Public Space is another Amsterdam Coffee Spot that came highly recommended by various people, with the added bonus that it is a rare speciality coffee outpost north of the River IJ. Public Space is also unusual in that it is a restaurant serving speciality coffee, rather than a coffee shop serving great food. Public Space is open in the morning/afternoon for coffee and lunch (although a breakfast service is coming soon) before re-opening in the evening for a full dinner menu.
Occupying part of the ground floor of a very modern high-rise building in a new development (which is still under construction), Public Space is, as the name might suggest, very spacious, with a small outdoor seating area, and much more inside, where coffee shop style seating (sofas, armchairs) mixes with tables for more formal dining.
I can’t speak to the restaurant/dinner side of Public Space, having only visited once, on a Sunday lunchtime. However, even though it’s a restaurant rather than a coffee shop, Public Space more than holds its own when it comes to coffee, with a single-origin from Manhattan Coffee Roasters on espresso, another on daily batch brew, and multiple options on pour-over through the Tricolate brewer.
Other than a brief visit to old friends Black Gold, the first stop on my return to Amsterdam last month was Sango. Located in the heart of Amsterdam’s historic city centre on Stromarkt, a stone’s throw from the station, Sango is a relatively new addition, having opened since my previous visit in 2018. Spread over three floors of a beautiful building, dating from 1670, there’s a roastery and equipment showroom in the basement, with the counter and limited seating on the ground floor and more seating upstairs, all connected via a tight, winding spiral staircase. You’ll probably also meet Mocha, the resident coffee shop dog, who has her own spot at the front by the espresso machine.
While the building is worth a visit in its own right, the coffee is just as big a draw. Everything is roasted on the 1.5 kg roaster in the basement, which you can see through a glass panel in the floor, or (more typically) on a 15 kg Giesen in a dedicated off-site roastery. Serving only single-origins, there’s a choice of espresso, batch brew filter or two options on pour-over using the Origami filter. There’s also cake, pastries and a range of toasted sandwiches.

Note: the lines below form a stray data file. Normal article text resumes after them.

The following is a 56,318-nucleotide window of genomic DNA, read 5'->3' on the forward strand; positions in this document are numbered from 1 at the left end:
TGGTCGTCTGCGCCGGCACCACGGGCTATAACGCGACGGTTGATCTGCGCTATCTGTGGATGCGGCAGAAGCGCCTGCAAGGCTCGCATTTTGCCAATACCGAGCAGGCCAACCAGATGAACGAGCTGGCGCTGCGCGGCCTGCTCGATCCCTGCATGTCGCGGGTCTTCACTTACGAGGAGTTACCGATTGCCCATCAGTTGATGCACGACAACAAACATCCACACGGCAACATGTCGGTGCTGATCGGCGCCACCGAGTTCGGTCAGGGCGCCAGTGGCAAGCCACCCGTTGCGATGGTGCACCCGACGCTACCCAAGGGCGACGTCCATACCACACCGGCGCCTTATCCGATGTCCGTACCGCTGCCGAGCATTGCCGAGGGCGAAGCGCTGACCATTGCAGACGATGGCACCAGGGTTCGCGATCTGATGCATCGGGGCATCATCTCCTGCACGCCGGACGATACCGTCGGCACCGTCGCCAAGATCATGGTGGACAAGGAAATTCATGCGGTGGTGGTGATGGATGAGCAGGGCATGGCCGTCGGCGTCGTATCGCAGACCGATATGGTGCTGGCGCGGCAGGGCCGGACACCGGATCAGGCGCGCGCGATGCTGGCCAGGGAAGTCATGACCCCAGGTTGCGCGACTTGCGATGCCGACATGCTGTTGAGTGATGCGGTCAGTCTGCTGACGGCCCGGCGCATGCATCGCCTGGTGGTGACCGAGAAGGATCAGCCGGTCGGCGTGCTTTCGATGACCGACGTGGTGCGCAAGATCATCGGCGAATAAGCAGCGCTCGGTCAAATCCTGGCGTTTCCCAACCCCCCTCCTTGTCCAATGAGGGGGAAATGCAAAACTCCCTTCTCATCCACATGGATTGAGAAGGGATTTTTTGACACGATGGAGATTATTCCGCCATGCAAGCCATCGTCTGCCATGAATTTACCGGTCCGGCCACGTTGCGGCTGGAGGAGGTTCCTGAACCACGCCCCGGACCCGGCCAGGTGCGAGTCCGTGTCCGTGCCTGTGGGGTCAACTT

There was a time when great coffee was rather hard to find in Midtown Manhattan, but that’s all changed! Visiting New York City last September, I stayed on 26th Street between 6th and 7th Avenue in Midtown, where there were at least 10 speciality coffee shops within a few blocks. Today’s Coffee Spot, East One Coffee Roasters, was one of several options on my way to the office, its evening opening hours allowing me pop in after work as well.
East One bucks the trend of small Midtown coffee shops, occupying a large spot on the corner of 7th Avenue and 23rd Street, right next to the 23rd St metro station. There’s a row of tables outside on the busy 23rd Street, while inside, multiple seating areas offer a variety of tables, benches and bars. The coffee is roasted at East One’s Court Street coffee shop and eatery in Brooklyn, with a single-origin on espresso and another on batch brew. The options change on a regular basis and there’s a small selection of retail bags of coffee available to buy. Meanwhile, if you’re hungry, the brunch menu’s available until 3 o’clock, backed up with a selection of cake throughout the day.
Today’s Coffee Spot is from last September’s visit to New York City and was another recommendation from my friend and fellow coffee blogger, Bex. St Kilda Coffee was my last stop before heading to Penn Station to catch my train to Atlanta on a very rainy Sunday lunchtime. That said, I visited St Kilda in Chelsea, while Bex had actually recommended St Kilda’s other location, a lovely basement spot around the corner from the Port Authority bus station.